The financial support that the Coordination Program is providing to the Official Languages Law Group, combined with the expanded mandate defined in the Accountability and Coordination Framework, allows the Group to play a proactive role in monitoring and responding to legal issues relating to official languages. This approach aligns particularly well with the Department of Justice Canada's legal risk management approach.
Therefore, this evaluation concludes that there is a strong rationale for maintaining the component of the Coordination Program relating to the Official Languages Law Group.
3.2. Results of the program
During the first four years of program implementation covered by this evaluation, the Official Languages Law Group has contributed to the implementation of the Accountability and Coordination Framework through a series of activities:
- It has effectively implemented a monitoring system to scan media for issues relating to official languages and relevant court decisions. This information has been shared with federal departments, particularly with legal counsel within legal services units.
- It has offered multiple training and information sessions on official languages issues to a wide audience throughout Canada, particularly relating to the 2005 amendments to Part VII of the Official Languages Act. These sessions have raised awareness on the impact of these significant legislative changes. Since many dimensions of the Official Languages Act have yet to be clarified, the need for training and awareness activities is expected to remain in the future.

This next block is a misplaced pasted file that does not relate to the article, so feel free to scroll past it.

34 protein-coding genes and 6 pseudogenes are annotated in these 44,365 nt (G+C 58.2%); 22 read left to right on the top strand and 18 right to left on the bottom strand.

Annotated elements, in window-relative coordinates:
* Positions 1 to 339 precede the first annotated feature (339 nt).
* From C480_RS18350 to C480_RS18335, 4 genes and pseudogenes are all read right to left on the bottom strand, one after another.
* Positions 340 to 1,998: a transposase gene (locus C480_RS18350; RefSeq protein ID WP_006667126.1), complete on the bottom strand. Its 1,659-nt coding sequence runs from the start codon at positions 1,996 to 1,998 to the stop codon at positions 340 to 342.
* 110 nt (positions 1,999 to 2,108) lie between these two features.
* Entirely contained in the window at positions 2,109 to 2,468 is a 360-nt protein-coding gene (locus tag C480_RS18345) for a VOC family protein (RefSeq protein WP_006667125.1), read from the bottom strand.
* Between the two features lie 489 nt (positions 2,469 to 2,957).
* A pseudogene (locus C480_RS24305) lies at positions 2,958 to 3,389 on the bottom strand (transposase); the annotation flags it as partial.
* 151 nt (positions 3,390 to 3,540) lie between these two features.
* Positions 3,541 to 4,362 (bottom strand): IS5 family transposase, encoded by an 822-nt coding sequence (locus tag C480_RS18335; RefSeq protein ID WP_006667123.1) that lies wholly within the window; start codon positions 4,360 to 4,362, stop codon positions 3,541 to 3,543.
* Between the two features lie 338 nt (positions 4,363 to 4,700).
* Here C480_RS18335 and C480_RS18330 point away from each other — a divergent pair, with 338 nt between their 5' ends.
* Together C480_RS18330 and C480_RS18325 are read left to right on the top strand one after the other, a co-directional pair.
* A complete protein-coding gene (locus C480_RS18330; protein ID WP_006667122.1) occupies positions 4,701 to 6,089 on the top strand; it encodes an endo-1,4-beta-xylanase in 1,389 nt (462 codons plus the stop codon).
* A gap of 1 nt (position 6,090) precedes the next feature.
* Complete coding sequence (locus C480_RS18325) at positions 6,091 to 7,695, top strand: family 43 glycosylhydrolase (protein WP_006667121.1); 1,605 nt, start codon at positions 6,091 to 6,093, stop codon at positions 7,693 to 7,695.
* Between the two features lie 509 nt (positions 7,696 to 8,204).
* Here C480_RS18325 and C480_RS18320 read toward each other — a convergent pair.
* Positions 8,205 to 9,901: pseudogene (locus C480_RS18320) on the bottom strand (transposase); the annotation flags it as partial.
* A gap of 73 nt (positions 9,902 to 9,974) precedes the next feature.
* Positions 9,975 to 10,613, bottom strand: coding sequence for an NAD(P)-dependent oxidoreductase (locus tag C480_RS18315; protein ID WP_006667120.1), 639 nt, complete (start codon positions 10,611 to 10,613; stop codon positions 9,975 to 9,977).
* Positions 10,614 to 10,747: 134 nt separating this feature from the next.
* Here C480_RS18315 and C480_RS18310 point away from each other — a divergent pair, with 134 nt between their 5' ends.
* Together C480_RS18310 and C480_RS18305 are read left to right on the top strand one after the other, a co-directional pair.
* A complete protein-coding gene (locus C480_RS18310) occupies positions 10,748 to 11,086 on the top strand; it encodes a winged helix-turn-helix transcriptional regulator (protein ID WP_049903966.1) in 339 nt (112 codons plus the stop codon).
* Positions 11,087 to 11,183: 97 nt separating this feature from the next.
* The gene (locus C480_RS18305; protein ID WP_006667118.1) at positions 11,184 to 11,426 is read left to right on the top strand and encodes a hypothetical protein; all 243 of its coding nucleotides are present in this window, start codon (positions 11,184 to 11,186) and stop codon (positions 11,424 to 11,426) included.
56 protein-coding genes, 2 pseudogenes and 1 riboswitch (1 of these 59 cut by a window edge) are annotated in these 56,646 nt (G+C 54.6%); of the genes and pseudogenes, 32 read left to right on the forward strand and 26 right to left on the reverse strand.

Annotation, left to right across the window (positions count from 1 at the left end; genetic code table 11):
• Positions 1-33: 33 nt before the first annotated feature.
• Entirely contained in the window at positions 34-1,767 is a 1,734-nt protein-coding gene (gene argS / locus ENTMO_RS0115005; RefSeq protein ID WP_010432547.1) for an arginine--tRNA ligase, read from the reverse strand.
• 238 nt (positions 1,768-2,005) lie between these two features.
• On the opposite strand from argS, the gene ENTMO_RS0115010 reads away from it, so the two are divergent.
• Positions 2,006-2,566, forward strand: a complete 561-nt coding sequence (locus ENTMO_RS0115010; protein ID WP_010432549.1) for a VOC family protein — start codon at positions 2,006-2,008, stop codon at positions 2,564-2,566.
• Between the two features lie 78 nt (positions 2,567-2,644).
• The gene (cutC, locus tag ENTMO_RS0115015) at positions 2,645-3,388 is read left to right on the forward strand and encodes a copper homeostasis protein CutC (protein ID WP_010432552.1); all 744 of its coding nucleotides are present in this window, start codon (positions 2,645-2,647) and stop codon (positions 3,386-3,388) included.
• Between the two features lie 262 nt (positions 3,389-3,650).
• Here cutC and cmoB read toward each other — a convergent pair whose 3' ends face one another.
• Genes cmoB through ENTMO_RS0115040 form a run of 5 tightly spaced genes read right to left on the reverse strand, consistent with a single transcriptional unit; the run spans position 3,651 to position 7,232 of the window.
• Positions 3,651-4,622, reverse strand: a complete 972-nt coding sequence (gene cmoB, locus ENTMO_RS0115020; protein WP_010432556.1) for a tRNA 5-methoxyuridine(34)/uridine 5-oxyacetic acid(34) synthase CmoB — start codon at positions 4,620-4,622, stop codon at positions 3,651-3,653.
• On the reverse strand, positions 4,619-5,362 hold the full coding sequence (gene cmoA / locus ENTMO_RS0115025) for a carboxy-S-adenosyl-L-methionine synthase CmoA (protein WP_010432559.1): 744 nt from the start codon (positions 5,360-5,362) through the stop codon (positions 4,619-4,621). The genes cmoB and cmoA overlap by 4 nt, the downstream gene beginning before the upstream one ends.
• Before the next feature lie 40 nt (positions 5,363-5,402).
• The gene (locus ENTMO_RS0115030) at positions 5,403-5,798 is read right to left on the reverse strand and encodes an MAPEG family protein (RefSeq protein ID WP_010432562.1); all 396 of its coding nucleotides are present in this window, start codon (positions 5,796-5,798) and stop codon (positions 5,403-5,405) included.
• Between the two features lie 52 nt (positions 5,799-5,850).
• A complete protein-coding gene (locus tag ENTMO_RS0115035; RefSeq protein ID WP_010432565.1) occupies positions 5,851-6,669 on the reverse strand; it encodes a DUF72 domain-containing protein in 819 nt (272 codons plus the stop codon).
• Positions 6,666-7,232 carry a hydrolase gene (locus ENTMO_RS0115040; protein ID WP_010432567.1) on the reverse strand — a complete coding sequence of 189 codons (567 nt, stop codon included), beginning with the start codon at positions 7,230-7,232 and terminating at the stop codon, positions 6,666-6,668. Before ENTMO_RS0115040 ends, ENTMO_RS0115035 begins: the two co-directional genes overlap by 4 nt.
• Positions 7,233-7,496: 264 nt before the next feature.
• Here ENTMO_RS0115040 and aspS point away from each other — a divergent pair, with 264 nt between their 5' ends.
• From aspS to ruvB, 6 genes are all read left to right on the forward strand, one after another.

- It has provided legal advice to several federal departments, as they initiate new programs or introduce new policies that may have an impact on official languages. Training and information sessions have contributed to raising the number of requests for legal advice. The Official Languages Law Group has also supported litigant counsel on cases relating to official languages.
- It has actively participated in the various coordinating activities relating to the Action Plan for Official Languages (interdepartmental committees, working groups, reporting, etc.).
These activities have contributed to a heightened awareness throughout the federal government on official languages issues. They have also ensured consistency in the advice given throughout the Department of Justice Canada, particularly its departmental legal services units
3.3. Cost effectiveness / alternatives
The Coordination Program allocates a total of $500,000 annually to the Official Languages Law Group to cover operational expenditures, mostly related to salaries and benefits for three new positions with the Group. At the time of the evaluation, the Official Languages Law Group had filled all three positions. This is a cost-effective initiative, and no alternatives were suggested or identified during the evaluation process.